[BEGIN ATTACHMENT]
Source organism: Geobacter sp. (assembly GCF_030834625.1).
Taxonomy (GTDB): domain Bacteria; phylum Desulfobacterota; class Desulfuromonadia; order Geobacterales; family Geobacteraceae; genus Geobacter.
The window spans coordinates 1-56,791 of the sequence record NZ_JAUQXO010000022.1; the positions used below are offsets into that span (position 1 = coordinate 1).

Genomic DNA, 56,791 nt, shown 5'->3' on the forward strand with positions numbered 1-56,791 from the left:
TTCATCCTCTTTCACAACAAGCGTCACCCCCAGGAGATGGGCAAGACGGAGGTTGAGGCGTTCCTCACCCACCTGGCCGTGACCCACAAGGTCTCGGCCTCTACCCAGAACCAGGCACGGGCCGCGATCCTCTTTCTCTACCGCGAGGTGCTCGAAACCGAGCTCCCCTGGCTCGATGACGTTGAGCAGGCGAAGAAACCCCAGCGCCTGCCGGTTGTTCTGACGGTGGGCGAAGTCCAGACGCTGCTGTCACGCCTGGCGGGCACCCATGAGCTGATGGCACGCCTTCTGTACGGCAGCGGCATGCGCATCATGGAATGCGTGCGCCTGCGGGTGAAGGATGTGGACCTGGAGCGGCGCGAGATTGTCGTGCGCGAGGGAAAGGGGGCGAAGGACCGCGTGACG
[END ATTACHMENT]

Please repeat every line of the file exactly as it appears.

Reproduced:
Source organism: Geobacter sp. (assembly GCF_030834625.1).
Taxonomy (GTDB): domain Bacteria; phylum Desulfobacterota; class Desulfuromonadia; order Geobacterales; family Geobacteraceae; genus Geobacter.
The window spans coordinates 1-56,791 of the sequence record NZ_JAUQXO010000022.1; the positions used below are offsets into that span (position 1 = coordinate 1).

Genomic DNA, 56,791 nt, shown 5'->3' on the forward strand with positions numbered 1-56,791 from the left:
TTCATCCTCTTTCACAACAAGCGTCACCCCCAGGAGATGGGCAAGACGGAGGTTGAGGCGTTCCTCACCCACCTGGCCGTGACCCACAAGGTCTCGGCCTCTACCCAGAACCAGGCACGGGCCGCGATCCTCTTTCTCTACCGCGAGGTGCTCGAAACCGAGCTCCCCTGGCTCGATGACGTTGAGCAGGCGAAGAAACCCCAGCGCCTGCCGGTTGTTCTGACGGTGGGCGAAGTCCAGACGCTGCTGTCACGCCTGGCGGGCACCCATGAGCTGATGGCACGCCTTCTGTACGGCAGCGGCATGCGCATCATGGAATGCGTGCGCCTGCGGGTGAAGGATGTGGACCTGGAGCGGCGCGAGATTGTCGTGCGCGAGGGAAAGGGGGCGAAGGACCGCGTGACG